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Betsy DeVos and the Rocky Future of Public Education

Clarion photo Hannah Madans

Clarion photo Hannah Madans


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On Feb. 7, billionaire Betsy DeVos was accepted onto Trump’s cabinet as the Secretary of Education. So what does this mean for public schools? Between the Muslim ban and whatever upset is sure to have happened since the date of publication, DeVos and other new cabinet members are sure to get lost in the shuffle. Even though it would be a lot easier (and less anxiety-inducing) to turn a blind eye to the people who will soon be helping to run the country, it’s extremely important that we educate ourselves. So let’s talk about Betsy DeVos. Is she an anti- public school crusader, or an activist and school choice advocate? But before we get into that, let’s take a look at the real, unbiased facts about Betsy DeVos.  

Betsy DeVos is a Michigan billionaire and an heiress to the Prince corporation, a company that sells sun visors and other car parts. She’s been active in politics for 35 years and was elected as chairwoman of the Michigan Republican Party four times. She’s also the chairwoman of nine different organizations and companies. The most notable of these is the American Federation for Children, an organization and charity that supports the “school choice” movement, or the belief that parents should have more choice when it comes to where they send their kids to school. This is an idea that more government funding should go to “vouchers” for students, which act as private school scholarships. This would potentially allow more students to attend schools they usually couldn’t afford to attend.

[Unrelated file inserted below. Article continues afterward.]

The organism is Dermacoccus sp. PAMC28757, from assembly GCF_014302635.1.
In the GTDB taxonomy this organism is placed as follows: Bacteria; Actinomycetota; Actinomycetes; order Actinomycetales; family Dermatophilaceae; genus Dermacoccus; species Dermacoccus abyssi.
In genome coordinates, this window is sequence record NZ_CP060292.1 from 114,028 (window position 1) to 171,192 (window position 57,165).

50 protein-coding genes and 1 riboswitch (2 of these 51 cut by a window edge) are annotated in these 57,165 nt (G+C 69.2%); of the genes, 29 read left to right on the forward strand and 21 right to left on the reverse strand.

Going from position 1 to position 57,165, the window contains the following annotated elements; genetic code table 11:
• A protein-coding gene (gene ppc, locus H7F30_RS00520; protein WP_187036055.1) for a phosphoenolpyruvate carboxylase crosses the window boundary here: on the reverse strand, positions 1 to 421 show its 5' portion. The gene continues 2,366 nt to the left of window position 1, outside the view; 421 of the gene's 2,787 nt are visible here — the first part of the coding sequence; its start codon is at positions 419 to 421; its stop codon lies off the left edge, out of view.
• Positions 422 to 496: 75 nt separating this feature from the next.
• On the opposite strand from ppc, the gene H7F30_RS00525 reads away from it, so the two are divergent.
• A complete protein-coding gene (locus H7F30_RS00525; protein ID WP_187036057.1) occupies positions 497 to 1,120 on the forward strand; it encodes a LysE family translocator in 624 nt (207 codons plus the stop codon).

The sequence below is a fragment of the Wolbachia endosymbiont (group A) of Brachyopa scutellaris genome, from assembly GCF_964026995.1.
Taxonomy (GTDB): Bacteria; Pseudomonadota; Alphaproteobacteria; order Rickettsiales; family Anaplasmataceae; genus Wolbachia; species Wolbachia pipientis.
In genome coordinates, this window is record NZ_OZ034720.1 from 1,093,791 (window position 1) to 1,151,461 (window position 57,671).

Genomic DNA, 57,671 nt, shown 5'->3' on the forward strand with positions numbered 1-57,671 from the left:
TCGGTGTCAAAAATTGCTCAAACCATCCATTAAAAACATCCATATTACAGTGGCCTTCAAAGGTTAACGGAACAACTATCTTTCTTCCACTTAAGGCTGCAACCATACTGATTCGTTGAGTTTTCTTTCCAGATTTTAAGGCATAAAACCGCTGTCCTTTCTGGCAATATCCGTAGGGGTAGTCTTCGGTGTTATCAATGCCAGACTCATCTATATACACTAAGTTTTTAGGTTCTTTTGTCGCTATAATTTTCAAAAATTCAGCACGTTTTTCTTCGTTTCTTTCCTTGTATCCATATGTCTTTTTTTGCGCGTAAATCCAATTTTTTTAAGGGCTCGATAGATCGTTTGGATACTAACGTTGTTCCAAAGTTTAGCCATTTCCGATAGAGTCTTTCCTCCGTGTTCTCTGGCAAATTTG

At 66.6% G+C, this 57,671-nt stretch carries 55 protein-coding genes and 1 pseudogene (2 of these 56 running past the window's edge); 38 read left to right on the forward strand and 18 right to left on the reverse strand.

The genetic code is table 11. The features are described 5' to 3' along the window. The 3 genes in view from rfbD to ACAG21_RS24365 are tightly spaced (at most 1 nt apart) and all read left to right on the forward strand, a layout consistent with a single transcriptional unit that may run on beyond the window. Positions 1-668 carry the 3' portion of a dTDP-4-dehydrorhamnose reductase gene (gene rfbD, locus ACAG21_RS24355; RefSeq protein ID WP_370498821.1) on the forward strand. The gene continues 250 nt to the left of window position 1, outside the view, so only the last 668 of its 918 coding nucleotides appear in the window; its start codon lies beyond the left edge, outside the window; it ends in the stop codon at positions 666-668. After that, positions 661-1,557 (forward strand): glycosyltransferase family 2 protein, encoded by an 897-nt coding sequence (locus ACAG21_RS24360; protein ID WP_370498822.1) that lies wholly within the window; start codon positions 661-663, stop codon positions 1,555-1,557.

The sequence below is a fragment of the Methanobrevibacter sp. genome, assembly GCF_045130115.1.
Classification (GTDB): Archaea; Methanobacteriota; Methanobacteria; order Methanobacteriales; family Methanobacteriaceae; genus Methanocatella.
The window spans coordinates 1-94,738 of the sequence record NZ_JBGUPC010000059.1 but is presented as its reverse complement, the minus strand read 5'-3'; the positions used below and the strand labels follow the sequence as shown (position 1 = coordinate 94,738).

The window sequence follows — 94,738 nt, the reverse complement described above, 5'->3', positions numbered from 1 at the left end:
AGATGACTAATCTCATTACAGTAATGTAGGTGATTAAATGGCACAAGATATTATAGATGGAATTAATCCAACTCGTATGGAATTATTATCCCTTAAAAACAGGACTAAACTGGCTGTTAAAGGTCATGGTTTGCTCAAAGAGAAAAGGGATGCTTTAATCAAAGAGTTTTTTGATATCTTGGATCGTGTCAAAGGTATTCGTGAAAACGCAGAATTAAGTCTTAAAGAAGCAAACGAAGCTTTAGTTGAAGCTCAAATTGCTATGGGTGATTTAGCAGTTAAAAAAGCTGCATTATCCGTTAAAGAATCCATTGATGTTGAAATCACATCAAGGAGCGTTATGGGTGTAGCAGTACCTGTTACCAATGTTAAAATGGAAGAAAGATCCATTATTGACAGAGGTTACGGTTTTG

However, the voucher system has some major flaws that shouldn’t be overlooked. While school choice activists claim that these vouchers would help low income families afford private school, that’s not necessarily the case. For instance, these government-issued vouchers almost never pay for the whole private school tuition, the cost of which currently averages about $10,000 dollars. Because of this, many low income families would still not be able to afford to pay tuition on these schools, even with the vouchers. These voucher programs would also siphon money away from public schools, which are already underfunded.

In addition to this, private institutions don’t have to adhere to the same standards that public ones do, meaning that they can potentially discriminate based on ability, race, gender, religion, or sexual orientation. The voucher system would hit low income families the hardest because they are the least likely to be able to afford private school, even with the vouchers.